New Zealand health officials cleared the way for quarantine-free flights to resume to Sydney Sunday as fears of a Covid-19 outbreak in New South Wales eased.
Flights were suspended on Thursday after two people in Sydney tested positive for the virus.
It was the third disruption since the quarantine-free travel bubble between New Zealand and Australia opened on April 18, almost 400 days after both closed their international borders due to the pandemic.
The earlier stoppages to flights to and from Western Australia lasted only a few days and the current travel pause with New South Wales would end at midnight Sunday.
"The current assessment from New Zealand public health officials is that the risk to New Zealand from New South Wales remains low," the health ministry said in a statement.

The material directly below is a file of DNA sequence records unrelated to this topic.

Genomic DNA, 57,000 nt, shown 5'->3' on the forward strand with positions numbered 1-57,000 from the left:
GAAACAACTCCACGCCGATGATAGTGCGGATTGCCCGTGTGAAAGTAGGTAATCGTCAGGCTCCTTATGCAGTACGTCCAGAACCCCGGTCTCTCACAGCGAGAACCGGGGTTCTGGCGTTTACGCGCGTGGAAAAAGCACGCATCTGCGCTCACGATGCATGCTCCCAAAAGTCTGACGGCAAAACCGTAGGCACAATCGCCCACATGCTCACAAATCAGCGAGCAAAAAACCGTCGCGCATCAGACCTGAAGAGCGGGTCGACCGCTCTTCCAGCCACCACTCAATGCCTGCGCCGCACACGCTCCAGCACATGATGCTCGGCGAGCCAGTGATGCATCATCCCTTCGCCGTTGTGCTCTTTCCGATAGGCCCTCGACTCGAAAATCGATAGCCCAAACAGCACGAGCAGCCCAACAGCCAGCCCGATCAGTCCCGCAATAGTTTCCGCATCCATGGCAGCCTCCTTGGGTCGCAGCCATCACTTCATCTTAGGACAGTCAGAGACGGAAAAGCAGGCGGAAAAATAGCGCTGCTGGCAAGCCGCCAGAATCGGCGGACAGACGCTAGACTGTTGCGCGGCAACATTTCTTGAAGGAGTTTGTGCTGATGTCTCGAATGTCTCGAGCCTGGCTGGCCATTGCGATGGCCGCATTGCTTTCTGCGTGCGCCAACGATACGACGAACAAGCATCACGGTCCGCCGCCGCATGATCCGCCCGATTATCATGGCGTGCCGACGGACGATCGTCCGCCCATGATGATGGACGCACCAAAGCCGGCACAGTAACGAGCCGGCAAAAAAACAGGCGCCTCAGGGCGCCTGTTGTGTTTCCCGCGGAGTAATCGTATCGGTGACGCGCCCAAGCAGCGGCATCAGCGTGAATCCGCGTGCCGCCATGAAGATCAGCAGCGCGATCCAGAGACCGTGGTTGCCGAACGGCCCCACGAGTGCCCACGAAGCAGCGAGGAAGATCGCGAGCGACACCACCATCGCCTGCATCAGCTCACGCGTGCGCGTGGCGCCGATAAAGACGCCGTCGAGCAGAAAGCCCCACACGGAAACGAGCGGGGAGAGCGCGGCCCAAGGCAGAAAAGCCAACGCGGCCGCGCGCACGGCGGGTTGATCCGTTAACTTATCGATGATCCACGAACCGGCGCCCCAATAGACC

"There is no evidence to suggest widespread, undetected community transmission."
New South Wales health officials said that despite extensive investigations they had not identified how the latest cases became infected although they believe there was "contact with a currently unidentified person who was infectious in the community."
The trans-Tasman travel bubble between the largely coronavirus-free neighbours has been hailed as a major milestone in restarting a global travel industry that has been crippled by the Covid-19 pandemic.